ParaDocs crews set up mini-hospitals at events such as Rolling Loud at New York’s Citi Field in 2019.  CEO Alex Pollak is in black standing at right center. (Courtesy ParaDocs Worldwide)

ParaDocs Worldwide among providers who keep eventgoers healthy

Alex Pollak is CEO of ParaDocs Worldwide Inc., a company that for nearly a decade has provided medical services at a variety of live events. With venue operators and event producers preparing for the return of sports, concerts, meetings, conventions and trade shows, he shared by email with VenuesNow’s James Zoltak his perspective on the role medical services have played in the past and their importance in ensuring health, safety and confidence going forward in the new normal of the post-COVID-19 world.

Tell me about ParaDocs, how it got started, how long it’s been in operation, what the company does and some of your clients and assignments?
ParaDocs was created out of a chance encounter I had on the subway in early 2011. Two women were discussing where they would find a paramedic for their fashion show that was taking place that weekend. At the time, I was working in the continuous improvement division of a large ambulance service. This seemed like the perfect opportunity to blend my business education, clinical experience, and entrepreneurial nature to help improve the experiences of people seeking medical care in a nontraditional environment.

ParaDocs Worldwide Inc. is an event medical company. We provide medical services for special events large and small. This includes some of the largest fashion shows, music festivals, car races, sporting events, corporate conventions and concert venues in the United States. A short list of our clients includes the Victoria’s Secret Fashion Show, the Governors Ball, the Met Gala, Formula E, Rolling Loud and the World Economic Forum.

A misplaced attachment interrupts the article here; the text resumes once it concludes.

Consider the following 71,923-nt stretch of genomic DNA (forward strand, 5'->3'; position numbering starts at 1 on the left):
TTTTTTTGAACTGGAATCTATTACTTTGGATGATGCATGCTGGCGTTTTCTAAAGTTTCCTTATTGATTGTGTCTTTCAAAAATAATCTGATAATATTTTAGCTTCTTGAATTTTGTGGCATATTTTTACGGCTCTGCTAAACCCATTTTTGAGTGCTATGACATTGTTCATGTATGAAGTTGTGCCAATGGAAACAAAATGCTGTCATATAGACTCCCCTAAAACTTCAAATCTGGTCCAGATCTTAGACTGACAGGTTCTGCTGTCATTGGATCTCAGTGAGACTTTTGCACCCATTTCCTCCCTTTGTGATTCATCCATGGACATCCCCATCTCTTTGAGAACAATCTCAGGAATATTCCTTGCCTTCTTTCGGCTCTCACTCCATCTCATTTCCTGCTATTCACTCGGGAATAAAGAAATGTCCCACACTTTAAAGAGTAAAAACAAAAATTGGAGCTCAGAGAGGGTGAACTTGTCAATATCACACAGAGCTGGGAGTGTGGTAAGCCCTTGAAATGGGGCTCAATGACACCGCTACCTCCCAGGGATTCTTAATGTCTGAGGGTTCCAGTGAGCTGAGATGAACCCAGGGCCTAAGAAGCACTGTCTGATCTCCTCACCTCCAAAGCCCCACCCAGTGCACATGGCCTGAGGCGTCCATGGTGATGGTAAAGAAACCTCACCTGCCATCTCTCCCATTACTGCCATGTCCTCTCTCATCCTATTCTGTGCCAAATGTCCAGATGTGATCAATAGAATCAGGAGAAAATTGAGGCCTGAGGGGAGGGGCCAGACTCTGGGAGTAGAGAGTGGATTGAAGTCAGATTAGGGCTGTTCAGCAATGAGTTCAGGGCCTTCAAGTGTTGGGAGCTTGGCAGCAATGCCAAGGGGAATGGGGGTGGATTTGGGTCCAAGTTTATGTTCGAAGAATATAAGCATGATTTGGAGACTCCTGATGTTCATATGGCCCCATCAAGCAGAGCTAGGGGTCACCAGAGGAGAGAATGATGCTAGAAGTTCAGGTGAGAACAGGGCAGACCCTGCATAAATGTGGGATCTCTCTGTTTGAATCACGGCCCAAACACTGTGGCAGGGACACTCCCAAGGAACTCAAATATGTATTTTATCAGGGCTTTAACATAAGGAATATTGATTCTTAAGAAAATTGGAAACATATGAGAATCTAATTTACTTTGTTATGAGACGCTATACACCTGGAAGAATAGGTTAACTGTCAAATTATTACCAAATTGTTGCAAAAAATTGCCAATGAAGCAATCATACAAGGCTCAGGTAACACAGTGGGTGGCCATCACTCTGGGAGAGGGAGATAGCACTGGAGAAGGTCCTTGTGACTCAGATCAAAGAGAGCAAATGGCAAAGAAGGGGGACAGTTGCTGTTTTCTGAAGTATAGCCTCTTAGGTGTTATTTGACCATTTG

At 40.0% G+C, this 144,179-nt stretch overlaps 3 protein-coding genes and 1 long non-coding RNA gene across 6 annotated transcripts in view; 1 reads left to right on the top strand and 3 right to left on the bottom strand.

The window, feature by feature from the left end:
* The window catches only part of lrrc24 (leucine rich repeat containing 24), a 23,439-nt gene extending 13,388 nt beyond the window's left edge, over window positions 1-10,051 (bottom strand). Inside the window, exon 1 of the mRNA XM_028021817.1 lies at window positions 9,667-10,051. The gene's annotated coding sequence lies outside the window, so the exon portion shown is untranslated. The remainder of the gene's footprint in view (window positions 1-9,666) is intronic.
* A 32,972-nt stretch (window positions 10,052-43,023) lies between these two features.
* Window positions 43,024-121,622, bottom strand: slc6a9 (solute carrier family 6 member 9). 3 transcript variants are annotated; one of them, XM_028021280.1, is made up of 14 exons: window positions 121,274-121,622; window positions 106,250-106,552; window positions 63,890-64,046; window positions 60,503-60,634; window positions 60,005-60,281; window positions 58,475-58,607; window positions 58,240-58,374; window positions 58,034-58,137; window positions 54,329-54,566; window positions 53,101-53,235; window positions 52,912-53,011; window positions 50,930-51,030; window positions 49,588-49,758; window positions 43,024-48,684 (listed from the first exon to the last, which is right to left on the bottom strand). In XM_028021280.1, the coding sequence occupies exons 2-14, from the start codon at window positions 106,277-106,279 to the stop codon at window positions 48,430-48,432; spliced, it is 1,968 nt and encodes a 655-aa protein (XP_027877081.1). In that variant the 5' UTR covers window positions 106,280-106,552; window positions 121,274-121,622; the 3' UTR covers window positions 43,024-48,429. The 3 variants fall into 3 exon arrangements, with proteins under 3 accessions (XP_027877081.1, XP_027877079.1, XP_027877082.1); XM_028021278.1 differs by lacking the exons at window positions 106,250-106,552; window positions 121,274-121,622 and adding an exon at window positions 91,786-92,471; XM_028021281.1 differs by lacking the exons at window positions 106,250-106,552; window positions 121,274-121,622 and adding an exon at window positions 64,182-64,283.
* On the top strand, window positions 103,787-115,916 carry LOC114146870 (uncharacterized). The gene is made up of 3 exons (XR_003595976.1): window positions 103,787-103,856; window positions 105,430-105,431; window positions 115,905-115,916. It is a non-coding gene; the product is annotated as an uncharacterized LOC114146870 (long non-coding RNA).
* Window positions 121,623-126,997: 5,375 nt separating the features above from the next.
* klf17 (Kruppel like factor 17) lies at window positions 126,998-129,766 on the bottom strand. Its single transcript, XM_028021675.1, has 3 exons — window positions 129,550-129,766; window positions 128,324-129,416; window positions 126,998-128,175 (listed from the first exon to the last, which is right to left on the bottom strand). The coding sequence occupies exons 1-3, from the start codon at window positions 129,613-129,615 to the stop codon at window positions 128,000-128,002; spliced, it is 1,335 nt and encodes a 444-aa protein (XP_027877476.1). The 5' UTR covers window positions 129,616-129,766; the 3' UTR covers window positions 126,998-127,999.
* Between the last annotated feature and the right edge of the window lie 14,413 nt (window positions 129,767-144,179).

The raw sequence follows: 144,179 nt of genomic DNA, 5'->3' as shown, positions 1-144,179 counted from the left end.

ParaDocs essentially operates as a free mini hospital for event attendees. We treat medical conditions ranging from dehydration to seizures; you’d be hard-pressed to find an emergency our team hasn’t dealt with. For this reason, we come prepared for both minor injuries and life-threatening situations. Depending on the type and size of event, we will staff our stations with doctors, nurses, paramedics, and/or EMTs.

What is your background? How did you come to this line of work?
I started as a volunteer emergency medical technician in high school. I found helping others to be profoundly satisfying. Later, I transitioned to paid positions in the industry as I worked my way through college. While completing both my undergraduate and graduate education, I worked overnights as a paramedic in New York City’s 911 Emergency Medical Services system.